Native American civilisation abounds with ceremony, symbolism and folklore. The dreamcatcher is perhaps one of the most recognised cultural artefacts. The Ojibwe Nation lay claim to the introduction of the dreamcatcher, but the Lakota Tribe also have their own legend.

They speak of a spiritual elder experiencing a vision whilst at the top of a mountain. This vision saw Iktomi, the trickster spirit, appearing as a spider and speaking to the elder in the sacred language of the tribe. As he spoke Iktomi picked up a hoop belonging to the elder which was ornately adorned with beads, arrow heads, feathers and buffalo hair. He began to spin a web within the hoop and thus the first dreamcatcher was created.

Iktomi described to the elder how the cycle of an individual’s life is interwoven with all humans, animals, plants and fish.

Humans are all given choices and these choices are shaped by energies, influences and beliefs. There are those who choose to follow the path of kindness and honesty. And they live in harmony with Nature and the Great Spirit. And those who take a more troubled path and perhaps harm themselves and others in the process.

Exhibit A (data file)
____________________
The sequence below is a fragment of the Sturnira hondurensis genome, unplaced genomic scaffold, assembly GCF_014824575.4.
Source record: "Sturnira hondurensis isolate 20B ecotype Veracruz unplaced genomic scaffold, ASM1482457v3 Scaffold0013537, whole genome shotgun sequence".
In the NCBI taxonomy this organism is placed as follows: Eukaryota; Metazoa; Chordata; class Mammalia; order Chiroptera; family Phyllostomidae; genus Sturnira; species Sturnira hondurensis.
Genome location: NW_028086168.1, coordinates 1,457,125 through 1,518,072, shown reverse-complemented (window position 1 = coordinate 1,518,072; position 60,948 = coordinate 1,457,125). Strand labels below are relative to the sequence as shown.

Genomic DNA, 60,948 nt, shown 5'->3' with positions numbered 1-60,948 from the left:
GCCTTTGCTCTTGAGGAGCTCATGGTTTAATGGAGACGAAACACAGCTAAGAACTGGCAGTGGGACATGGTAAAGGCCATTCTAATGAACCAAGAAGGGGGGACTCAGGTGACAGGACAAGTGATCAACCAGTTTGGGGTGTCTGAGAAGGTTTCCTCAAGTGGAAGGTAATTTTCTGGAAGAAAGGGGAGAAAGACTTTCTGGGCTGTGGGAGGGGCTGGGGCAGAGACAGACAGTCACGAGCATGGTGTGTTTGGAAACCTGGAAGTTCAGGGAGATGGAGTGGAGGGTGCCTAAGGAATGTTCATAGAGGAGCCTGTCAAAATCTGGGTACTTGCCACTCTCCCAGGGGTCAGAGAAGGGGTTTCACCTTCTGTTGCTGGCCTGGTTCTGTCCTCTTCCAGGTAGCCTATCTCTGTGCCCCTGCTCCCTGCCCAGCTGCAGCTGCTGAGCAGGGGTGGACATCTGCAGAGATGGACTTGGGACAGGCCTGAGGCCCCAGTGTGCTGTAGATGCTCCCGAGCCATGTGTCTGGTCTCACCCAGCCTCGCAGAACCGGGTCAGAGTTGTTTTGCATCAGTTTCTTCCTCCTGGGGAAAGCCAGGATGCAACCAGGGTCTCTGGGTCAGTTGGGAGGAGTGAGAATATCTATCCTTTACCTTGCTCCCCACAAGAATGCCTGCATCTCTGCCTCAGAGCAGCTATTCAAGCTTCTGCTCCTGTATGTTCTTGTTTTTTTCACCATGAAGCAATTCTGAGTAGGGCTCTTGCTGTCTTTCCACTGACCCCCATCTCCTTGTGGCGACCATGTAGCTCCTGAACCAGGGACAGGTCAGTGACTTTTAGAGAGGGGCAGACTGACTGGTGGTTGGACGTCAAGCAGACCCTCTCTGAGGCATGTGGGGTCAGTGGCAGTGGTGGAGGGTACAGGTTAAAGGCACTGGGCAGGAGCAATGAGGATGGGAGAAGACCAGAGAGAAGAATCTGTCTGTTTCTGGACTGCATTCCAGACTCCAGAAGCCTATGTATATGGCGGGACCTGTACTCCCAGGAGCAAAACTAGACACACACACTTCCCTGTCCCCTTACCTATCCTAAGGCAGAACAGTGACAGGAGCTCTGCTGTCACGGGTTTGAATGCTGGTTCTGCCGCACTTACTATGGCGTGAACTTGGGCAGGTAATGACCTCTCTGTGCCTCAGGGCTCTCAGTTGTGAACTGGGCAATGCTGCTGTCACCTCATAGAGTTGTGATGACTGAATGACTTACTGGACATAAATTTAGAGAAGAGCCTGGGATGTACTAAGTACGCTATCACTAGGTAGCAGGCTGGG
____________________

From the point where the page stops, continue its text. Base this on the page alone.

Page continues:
Although there were many different beliefs and faiths among the Native American peoples, each tribe connected strongly with their inner world. They saw the physical world as an extension of this.

Dreams were engaged with and valued as an enlightened form of reality and as such guided the individual and community as to where their destiny lay.

The Lakota people thought that as night fell the air became full of dreams some good and some bad. A dreamcatcher was placed over a sleeping space to ensure the good fortune of the tribe. Bad dreams became caught in the intricacy of the web. Whilst good dreams filtered down through the feathers to the sleeping person below. The bad dreams would dissolve in the first rays of the rising sun.

Dreamcatchers reminds us of the choices we make in this life. They allow us to connect with the peace and beauty of our inner world.